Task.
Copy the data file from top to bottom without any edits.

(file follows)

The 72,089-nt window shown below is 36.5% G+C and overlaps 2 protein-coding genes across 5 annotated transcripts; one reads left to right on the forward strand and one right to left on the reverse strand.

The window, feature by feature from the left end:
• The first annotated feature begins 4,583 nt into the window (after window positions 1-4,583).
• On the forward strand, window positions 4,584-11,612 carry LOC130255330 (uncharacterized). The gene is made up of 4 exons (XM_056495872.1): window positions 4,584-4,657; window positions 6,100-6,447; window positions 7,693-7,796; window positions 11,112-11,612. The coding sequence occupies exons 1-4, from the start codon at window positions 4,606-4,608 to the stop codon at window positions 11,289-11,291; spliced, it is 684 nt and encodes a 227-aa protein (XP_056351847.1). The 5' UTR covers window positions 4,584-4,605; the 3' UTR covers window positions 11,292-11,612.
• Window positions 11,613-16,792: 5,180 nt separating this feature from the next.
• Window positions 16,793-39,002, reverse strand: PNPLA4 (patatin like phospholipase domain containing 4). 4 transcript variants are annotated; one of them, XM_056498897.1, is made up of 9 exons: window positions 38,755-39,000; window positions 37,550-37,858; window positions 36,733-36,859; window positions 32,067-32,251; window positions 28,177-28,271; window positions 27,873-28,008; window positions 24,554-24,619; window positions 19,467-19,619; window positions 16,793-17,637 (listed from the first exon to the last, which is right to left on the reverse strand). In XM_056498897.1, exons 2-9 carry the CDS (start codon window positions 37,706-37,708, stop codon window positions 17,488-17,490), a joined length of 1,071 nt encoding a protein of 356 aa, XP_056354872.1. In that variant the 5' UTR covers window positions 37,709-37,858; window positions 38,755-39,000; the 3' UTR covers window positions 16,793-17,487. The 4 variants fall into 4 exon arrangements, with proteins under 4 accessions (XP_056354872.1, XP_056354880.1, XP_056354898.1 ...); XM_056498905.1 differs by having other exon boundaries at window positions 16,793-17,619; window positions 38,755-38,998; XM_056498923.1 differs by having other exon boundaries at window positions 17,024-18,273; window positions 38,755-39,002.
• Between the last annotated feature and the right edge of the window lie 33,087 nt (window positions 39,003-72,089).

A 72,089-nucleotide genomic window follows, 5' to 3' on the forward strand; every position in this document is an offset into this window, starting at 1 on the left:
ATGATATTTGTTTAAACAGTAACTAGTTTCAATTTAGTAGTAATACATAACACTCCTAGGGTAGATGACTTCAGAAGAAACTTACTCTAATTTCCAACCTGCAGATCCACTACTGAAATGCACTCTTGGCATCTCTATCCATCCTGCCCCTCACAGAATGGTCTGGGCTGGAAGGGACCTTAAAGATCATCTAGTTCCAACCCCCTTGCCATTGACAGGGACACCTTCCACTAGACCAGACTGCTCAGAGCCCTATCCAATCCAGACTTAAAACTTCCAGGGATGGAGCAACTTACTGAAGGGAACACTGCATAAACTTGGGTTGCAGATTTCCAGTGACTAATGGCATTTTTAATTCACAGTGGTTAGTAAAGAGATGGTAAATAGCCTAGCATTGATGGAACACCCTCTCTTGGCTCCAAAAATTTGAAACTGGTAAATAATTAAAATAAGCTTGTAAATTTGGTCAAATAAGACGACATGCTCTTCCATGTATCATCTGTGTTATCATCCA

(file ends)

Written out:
The 72,089-nt window shown below is 36.5% G+C and overlaps 2 protein-coding genes across 5 annotated transcripts; one reads left to right on the forward strand and one right to left on the reverse strand.

The window, feature by feature from the left end:
• The first annotated feature begins 4,583 nt into the window (after window positions 1-4,583).
• On the forward strand, window positions 4,584-11,612 carry LOC130255330 (uncharacterized). The gene is made up of 4 exons (XM_056495872.1): window positions 4,584-4,657; window positions 6,100-6,447; window positions 7,693-7,796; window positions 11,112-11,612. The coding sequence occupies exons 1-4, from the start codon at window positions 4,606-4,608 to the stop codon at window positions 11,289-11,291; spliced, it is 684 nt and encodes a 227-aa protein (XP_056351847.1). The 5' UTR covers window positions 4,584-4,605; the 3' UTR covers window positions 11,292-11,612.
• Window positions 11,613-16,792: 5,180 nt separating this feature from the next.
• Window positions 16,793-39,002, reverse strand: PNPLA4 (patatin like phospholipase domain containing 4). 4 transcript variants are annotated; one of them, XM_056498897.1, is made up of 9 exons: window positions 38,755-39,000; window positions 37,550-37,858; window positions 36,733-36,859; window positions 32,067-32,251; window positions 28,177-28,271; window positions 27,873-28,008; window positions 24,554-24,619; window positions 19,467-19,619; window positions 16,793-17,637 (listed from the first exon to the last, which is right to left on the reverse strand). In XM_056498897.1, exons 2-9 carry the CDS (start codon window positions 37,706-37,708, stop codon window positions 17,488-17,490), a joined length of 1,071 nt encoding a protein of 356 aa, XP_056354872.1. In that variant the 5' UTR covers window positions 37,709-37,858; window positions 38,755-39,000; the 3' UTR covers window positions 16,793-17,487. The 4 variants fall into 4 exon arrangements, with proteins under 4 accessions (XP_056354872.1, XP_056354880.1, XP_056354898.1 ...); XM_056498905.1 differs by having other exon boundaries at window positions 16,793-17,619; window positions 38,755-38,998; XM_056498923.1 differs by having other exon boundaries at window positions 17,024-18,273; window positions 38,755-39,002.
• Between the last annotated feature and the right edge of the window lie 33,087 nt (window positions 39,003-72,089).

A 72,089-nucleotide genomic window follows, 5' to 3' on the forward strand; every position in this document is an offset into this window, starting at 1 on the left:
ATGATATTTGTTTAAACAGTAACTAGTTTCAATTTAGTAGTAATACATAACACTCCTAGGGTAGATGACTTCAGAAGAAACTTACTCTAATTTCCAACCTGCAGATCCACTACTGAAATGCACTCTTGGCATCTCTATCCATCCTGCCCCTCACAGAATGGTCTGGGCTGGAAGGGACCTTAAAGATCATCTAGTTCCAACCCCCTTGCCATTGACAGGGACACCTTCCACTAGACCAGACTGCTCAGAGCCCTATCCAATCCAGACTTAAAACTTCCAGGGATGGAGCAACTTACTGAAGGGAACACTGCATAAACTTGGGTTGCAGATTTCCAGTGACTAATGGCATTTTTAATTCACAGTGGTTAGTAAAGAGATGGTAAATAGCCTAGCATTGATGGAACACCCTCTCTTGGCTCCAAAAATTTGAAACTGGTAAATAATTAAAATAAGCTTGTAAATTTGGTCAAATAAGACGACATGCTCTTCCATGTATCATCTGTGTTATCATCCA